Trolls is the sequel to Stallo Spjut’s previous output, Stallo, which followed Susso Myrén and her family as they confronted the reality that trolls exist, can turn into animals, and are being fed children by humans. Excited by the prospect of reading Scandi horror with folkloric creatures for the first time, I eagerly jumped in. It is clear that the novel is a sequel, as past events are immediately alluded to and discussed briefly, yet there is a sense that the reader should already be aware of previous happenings. I hadn’t read Stallo and so I found the writer’s reluctance to lay the groundwork to ensure the sequel also read as a standalone frustrating. Your first warning: it is necessary to read the first book to ensure Trolls reads more smoothly.
And reader, it is not an easy read. Although the novel launches straight into the plot, with a wolf escaping confinement, it feels like everything that happens thereafter is painstakingly slow. Chapters flit quickly between characters and point-of-views but the plot progresses sluggishly and little actually happens nor do characters develop in any way. Although I don’t expect horror to be fast-paced, necessarily, I expect it to hold my attention while it builds the tension and atmosphere.
But, perhaps atmosphere is what Trolls is missing. The prose feels clunky and forced and, at times, unedited (in the sense of flow, not spelling and grammar). Of course, it is difficult when reviewing translated fiction, to know what was the intention of the author and what was that of the translator but, for me, the style felt flat and read awkwardly or funnily. For example, there were many unintentionally hilarious metaphors for peeing, including: “Anders fumbled the fly of his insulated trousers open and drilled a glittering rod into the snow bank, where it quickly rotted out a steaming hole” and “he walked to the other side of the motorhome, untied his trousers, took out his rock-hard member, and peed while studying the treeless landscape”. On top of that, Trolls contains one of the worst sex scenes I’ve ever had the displeasure to read, one surely worthy of the Bad Sex in Fiction Awards. I won’t ruin all the fun, but a particularly strong line is: “It was as though he’d found something unknown and forbidden in the forest, which he could stick his cock in as often as he pleased.”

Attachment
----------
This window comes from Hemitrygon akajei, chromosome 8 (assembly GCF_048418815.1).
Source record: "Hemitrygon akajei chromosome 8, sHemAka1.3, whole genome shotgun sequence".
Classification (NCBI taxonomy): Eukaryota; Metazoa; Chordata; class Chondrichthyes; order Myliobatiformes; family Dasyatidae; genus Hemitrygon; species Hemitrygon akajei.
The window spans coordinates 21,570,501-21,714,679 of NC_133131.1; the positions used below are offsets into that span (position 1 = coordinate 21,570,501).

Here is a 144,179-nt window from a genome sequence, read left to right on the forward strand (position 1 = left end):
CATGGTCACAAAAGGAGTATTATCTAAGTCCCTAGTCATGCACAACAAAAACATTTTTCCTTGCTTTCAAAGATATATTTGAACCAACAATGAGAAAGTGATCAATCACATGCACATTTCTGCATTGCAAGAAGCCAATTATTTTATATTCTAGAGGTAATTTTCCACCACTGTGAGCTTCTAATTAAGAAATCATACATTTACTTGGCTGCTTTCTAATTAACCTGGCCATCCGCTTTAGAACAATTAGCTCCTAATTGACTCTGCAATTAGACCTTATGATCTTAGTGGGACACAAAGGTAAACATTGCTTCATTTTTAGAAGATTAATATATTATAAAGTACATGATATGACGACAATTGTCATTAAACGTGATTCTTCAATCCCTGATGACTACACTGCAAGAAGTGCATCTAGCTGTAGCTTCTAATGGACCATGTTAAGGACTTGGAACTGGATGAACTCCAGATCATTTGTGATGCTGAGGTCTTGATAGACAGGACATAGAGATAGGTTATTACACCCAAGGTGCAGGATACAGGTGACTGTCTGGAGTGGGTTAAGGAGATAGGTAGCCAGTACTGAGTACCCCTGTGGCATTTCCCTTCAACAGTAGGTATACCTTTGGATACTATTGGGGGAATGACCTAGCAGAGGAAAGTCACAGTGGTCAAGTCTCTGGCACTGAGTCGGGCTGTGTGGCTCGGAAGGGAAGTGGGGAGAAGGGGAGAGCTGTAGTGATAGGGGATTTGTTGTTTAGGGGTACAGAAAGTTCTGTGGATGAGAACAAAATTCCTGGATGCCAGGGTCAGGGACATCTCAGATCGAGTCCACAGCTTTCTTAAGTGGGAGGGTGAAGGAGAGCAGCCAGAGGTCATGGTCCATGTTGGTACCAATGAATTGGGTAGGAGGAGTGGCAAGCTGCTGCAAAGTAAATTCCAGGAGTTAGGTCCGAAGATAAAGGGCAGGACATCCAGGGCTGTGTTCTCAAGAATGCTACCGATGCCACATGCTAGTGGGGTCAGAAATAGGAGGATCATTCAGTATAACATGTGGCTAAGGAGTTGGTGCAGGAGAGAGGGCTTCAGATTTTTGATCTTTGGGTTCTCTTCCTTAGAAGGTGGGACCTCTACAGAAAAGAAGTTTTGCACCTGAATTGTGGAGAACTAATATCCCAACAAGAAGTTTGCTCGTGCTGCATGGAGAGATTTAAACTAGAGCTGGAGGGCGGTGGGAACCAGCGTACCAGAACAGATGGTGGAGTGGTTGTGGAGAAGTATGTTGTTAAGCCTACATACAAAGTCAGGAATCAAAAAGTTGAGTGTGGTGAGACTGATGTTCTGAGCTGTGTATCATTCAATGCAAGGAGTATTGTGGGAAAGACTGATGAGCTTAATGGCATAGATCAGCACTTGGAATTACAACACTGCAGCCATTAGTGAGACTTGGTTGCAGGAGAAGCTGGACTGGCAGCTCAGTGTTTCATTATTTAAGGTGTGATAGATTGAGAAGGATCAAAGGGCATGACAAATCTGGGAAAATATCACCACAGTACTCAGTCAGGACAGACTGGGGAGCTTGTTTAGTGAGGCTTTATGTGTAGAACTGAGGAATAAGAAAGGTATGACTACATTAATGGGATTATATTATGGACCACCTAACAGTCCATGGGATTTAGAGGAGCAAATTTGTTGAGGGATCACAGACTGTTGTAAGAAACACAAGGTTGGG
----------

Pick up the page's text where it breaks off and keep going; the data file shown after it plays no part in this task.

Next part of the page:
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Another distracting element of Spjut’s writing is that a lot of his metaphors about people walking refer to disabilities. One paragraph goes so far to say, “The next moment, her mind turned to deformities of all kinds. Circus freaks. Victims of nature’s cruel sense of humour. Siamese twins and wolf boys. She wondered what had become of the most severely afflicted throughout history. Severely mentally disabled and misshapen like fantastical beats. Curious products of incestuous procreation that had continued unabated for generations. In isolated environments. The strange things that could happen to a coccyx.” Then… nothing. Back to the story. The book is full of random sentences and passages that appear to just be the author’s random thoughts rather than anything the character would realistically think (and even if it was, it doesn’t make for good storytelling). This leads me back to the conclusion that Trolls needed a lengthy edit.
At over 450 pages, I expected clarity in prose and plot, but everything felt open-ended and nonsequential, particularly the ending. Overall, I found Trolls to be an unworthy slog. With poor character development, little plot and clumsy writing, the book just doesn’t live up to its potential of bringing interesting Scandi folkloric horror to life.
Trolls by Stefan Spjut is published by Faber & Faber. Buy the book.